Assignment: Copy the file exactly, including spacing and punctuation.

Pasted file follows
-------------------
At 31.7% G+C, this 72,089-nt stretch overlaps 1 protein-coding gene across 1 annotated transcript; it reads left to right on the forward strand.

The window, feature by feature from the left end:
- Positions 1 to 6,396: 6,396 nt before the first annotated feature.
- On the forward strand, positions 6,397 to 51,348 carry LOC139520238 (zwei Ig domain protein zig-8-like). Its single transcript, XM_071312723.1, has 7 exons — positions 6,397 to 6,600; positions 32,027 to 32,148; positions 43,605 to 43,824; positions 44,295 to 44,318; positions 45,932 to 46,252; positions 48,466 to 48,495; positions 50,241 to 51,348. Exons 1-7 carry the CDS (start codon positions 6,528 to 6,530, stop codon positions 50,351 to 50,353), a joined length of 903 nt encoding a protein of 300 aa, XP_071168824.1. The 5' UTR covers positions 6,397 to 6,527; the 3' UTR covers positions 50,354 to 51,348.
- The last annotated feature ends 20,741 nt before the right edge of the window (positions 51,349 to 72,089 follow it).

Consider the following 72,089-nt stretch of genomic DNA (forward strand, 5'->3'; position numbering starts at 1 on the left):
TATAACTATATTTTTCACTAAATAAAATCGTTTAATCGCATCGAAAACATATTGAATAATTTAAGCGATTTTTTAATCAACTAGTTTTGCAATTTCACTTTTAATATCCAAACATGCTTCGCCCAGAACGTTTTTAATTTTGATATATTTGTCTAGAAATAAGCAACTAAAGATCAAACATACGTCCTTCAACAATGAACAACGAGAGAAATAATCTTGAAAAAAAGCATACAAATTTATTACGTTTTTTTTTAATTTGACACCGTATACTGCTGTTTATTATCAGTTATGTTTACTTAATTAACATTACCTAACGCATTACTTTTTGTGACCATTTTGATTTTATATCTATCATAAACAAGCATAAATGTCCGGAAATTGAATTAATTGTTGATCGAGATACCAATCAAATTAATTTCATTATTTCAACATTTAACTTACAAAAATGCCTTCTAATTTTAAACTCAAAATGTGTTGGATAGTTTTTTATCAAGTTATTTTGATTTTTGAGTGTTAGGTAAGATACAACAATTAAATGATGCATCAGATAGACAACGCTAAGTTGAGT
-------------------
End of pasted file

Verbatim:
At 31.7% G+C, this 72,089-nt stretch overlaps 1 protein-coding gene across 1 annotated transcript; it reads left to right on the forward strand.

The window, feature by feature from the left end:
- Positions 1 to 6,396: 6,396 nt before the first annotated feature.
- On the forward strand, positions 6,397 to 51,348 carry LOC139520238 (zwei Ig domain protein zig-8-like). Its single transcript, XM_071312723.1, has 7 exons — positions 6,397 to 6,600; positions 32,027 to 32,148; positions 43,605 to 43,824; positions 44,295 to 44,318; positions 45,932 to 46,252; positions 48,466 to 48,495; positions 50,241 to 51,348. Exons 1-7 carry the CDS (start codon positions 6,528 to 6,530, stop codon positions 50,351 to 50,353), a joined length of 903 nt encoding a protein of 300 aa, XP_071168824.1. The 5' UTR covers positions 6,397 to 6,527; the 3' UTR covers positions 50,354 to 51,348.
- The last annotated feature ends 20,741 nt before the right edge of the window (positions 51,349 to 72,089 follow it).

Consider the following 72,089-nt stretch of genomic DNA (forward strand, 5'->3'; position numbering starts at 1 on the left):
TATAACTATATTTTTCACTAAATAAAATCGTTTAATCGCATCGAAAACATATTGAATAATTTAAGCGATTTTTTAATCAACTAGTTTTGCAATTTCACTTTTAATATCCAAACATGCTTCGCCCAGAACGTTTTTAATTTTGATATATTTGTCTAGAAATAAGCAACTAAAGATCAAACATACGTCCTTCAACAATGAACAACGAGAGAAATAATCTTGAAAAAAAGCATACAAATTTATTACGTTTTTTTTTAATTTGACACCGTATACTGCTGTTTATTATCAGTTATGTTTACTTAATTAACATTACCTAACGCATTACTTTTTGTGACCATTTTGATTTTATATCTATCATAAACAAGCATAAATGTCCGGAAATTGAATTAATTGTTGATCGAGATACCAATCAAATTAATTTCATTATTTCAACATTTAACTTACAAAAATGCCTTCTAATTTTAAACTCAAAATGTGTTGGATAGTTTTTTATCAAGTTATTTTGATTTTTGAGTGTTAGGTAAGATACAACAATTAAATGATGCATCAGATAGACAACGCTAAGTTGAGT